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Today, a court heard Aiia Maasarwe's last words. The female judge thought we ought to know them, too.

This post deals with graphic descriptions of violence and sexual assault and will not be suitable for all readers. 

With AAP.

Aiia Maasarwe called her sister seconds before being beaten with a metal pole, raped, murdered and set alight on her way home from a Melbourne comedy club.

Codey Herrmann hit the 21-year-old international student over the head four times with a metal pole after she got off a tram at Bundoora, in the city’s north, early on January 16.

He dragged her into nearby hedges, beat her at least another nine times, strangled and sexually assaulted her, Victoria’s Supreme Court was told on Tuesday.

It’s unclear whether Maasarwe was still alive when Herrmann covered her in WD-40 spray and set her on fire using a barbecue lighter.

The details came after Justice Elizabeth Hollingworth scrapped a suppression order banning publication of details about Maasarwe’s fate.

The Palestinian Arab of Israeli citizenship had moved to Australia to study the previous August, and called one of her overseas-based sisters seconds before the attack.

“She felt safer doing that, speaking to someone on the phone … whilst walking home at night,” prosecutor Patrick Bourke told the court.

“I didn’t expect you to pick up,” was all Maasarwe managed to tell her sister, Ruba, before the phone fell to the ground, Bourke added.

But the call was still running and Ruba heard her sister scream and then four blows.

Maasarwe died from extensive head injuries, including multiple skull fractures.

A pathologist was unable to confirm whether she was still alive when Herrmann covered her with WD-40 and set the liquid alight.

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Her body was discovered in the bushes hours later by someone on their way to work.

Herrmann was arrested two days later, after police found his blood-stained cap and t-shirt, as well as the WD-40 can and pole abandoned in a nearby reserve.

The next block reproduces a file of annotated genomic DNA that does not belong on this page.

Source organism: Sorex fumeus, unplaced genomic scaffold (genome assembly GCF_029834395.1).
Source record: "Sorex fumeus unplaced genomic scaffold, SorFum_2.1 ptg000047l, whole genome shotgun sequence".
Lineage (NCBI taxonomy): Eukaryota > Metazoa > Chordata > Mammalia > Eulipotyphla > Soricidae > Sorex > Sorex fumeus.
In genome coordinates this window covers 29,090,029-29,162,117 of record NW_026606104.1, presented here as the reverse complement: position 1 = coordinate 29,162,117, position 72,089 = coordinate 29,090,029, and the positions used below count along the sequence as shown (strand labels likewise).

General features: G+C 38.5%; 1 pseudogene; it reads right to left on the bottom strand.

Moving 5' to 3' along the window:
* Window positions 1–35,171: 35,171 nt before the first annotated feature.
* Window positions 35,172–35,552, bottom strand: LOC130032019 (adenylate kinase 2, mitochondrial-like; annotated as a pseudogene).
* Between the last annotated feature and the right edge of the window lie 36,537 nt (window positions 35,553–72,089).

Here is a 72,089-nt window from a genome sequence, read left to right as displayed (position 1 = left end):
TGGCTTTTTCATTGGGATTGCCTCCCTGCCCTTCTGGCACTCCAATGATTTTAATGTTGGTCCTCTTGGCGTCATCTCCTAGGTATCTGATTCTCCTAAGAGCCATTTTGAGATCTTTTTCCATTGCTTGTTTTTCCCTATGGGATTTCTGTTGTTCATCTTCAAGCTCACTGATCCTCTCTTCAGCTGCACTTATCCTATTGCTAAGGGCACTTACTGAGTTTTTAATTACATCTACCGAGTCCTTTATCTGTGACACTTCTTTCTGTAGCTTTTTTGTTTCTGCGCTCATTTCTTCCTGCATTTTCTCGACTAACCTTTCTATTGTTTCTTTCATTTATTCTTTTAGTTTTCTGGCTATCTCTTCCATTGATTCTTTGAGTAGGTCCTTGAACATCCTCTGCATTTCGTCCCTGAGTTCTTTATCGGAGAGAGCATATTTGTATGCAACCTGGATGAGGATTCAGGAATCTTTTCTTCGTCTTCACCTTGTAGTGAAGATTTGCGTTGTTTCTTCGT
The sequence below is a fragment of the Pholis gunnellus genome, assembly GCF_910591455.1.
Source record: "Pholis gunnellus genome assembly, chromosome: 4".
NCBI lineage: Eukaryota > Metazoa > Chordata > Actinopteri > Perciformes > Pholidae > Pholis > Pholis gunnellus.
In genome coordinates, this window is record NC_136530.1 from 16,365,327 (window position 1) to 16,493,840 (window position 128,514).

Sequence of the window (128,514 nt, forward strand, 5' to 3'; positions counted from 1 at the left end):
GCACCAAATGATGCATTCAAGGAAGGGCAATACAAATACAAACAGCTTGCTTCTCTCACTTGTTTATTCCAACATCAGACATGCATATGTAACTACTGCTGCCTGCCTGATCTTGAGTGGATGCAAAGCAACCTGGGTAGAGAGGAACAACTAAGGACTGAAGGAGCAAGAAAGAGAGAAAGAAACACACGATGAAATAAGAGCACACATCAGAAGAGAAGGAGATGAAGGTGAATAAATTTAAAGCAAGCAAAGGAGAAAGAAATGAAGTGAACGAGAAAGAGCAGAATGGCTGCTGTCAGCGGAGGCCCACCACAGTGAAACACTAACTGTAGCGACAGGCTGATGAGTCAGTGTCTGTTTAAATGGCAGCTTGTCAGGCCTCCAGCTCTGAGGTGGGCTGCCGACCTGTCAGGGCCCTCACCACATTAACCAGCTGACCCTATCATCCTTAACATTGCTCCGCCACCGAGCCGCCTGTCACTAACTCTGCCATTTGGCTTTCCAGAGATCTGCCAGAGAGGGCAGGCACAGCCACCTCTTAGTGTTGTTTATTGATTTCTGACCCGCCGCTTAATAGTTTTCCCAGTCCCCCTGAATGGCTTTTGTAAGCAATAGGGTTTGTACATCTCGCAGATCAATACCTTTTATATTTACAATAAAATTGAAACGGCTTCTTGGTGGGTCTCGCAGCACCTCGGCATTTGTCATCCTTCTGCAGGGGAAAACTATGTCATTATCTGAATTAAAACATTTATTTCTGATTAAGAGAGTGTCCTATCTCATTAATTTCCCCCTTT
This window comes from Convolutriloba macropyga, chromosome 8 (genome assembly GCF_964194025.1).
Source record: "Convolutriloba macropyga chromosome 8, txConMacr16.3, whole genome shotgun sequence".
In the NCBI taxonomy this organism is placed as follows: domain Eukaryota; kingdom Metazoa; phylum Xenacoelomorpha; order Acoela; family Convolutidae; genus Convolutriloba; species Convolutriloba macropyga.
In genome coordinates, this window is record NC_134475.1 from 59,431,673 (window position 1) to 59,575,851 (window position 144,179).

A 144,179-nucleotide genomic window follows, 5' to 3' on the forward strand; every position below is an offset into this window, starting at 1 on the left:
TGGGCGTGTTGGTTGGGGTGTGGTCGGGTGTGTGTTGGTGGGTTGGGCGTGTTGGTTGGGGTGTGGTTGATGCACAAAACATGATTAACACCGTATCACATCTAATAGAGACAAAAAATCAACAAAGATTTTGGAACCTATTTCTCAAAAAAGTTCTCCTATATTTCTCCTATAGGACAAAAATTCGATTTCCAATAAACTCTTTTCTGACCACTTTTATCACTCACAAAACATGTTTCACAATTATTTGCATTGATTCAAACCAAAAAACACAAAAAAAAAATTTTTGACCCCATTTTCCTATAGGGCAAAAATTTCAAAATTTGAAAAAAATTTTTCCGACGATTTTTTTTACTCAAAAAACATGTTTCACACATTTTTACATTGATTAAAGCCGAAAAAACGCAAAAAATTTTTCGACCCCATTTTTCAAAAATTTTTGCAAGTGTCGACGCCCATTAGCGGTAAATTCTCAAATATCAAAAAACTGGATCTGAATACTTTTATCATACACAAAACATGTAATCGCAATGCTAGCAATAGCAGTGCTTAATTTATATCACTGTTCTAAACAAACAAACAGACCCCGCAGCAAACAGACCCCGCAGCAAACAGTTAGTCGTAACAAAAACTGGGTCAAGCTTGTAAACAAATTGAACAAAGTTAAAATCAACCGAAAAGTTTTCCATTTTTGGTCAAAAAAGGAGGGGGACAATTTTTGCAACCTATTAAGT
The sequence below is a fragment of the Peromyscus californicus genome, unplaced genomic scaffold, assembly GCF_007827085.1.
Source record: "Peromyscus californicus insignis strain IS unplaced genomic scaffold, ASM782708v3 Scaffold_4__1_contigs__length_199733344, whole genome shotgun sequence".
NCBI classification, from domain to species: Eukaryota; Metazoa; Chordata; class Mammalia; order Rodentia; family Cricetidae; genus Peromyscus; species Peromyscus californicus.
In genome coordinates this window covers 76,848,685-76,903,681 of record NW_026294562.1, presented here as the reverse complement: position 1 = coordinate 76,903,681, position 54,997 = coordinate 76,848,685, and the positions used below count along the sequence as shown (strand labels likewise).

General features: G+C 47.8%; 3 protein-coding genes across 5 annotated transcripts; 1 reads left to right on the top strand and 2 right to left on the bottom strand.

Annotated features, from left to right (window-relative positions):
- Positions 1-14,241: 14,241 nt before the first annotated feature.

When asked if he killed Maasarwe, Herrmann told police “I didn’t kill no one”.

He later pleaded guilty to her rape and murder but maintained he did not intentionally strangle his victim, Herrmann’s lawyer Tim Marsh said.

In a statement read to the court, Ruba Maasarwe said she could not imagine how her sister must have felt before she died.

Maasarwe’s mother, Kittman, asked: “Why? Why should I lose my daughter because of a reckless monster in the form of a human being?”

“I was not with her to help her, defend her, protect her,” the mother wrote.

Marsh labelled the attack violent and brutal.

“She had the right to both feel safe and be safe in a public space,” the lawyer said.

Herrmann had been squatting in a condemned house when he killed Maasarwe.

His routine could be summed up as: “Get Centrelink, buy drugs, share them with mates,” Marsh said.

The hearing continues.

If this post brings up any issues for you, or if you just feel like you need to speak to someone, please call 1800 RESPECT (1800 737 732) – the national sexual assault, domestic and family violence counselling service. It doesn’t matter where you live, they will take your call and, if need be, refer you to a service closer to home.

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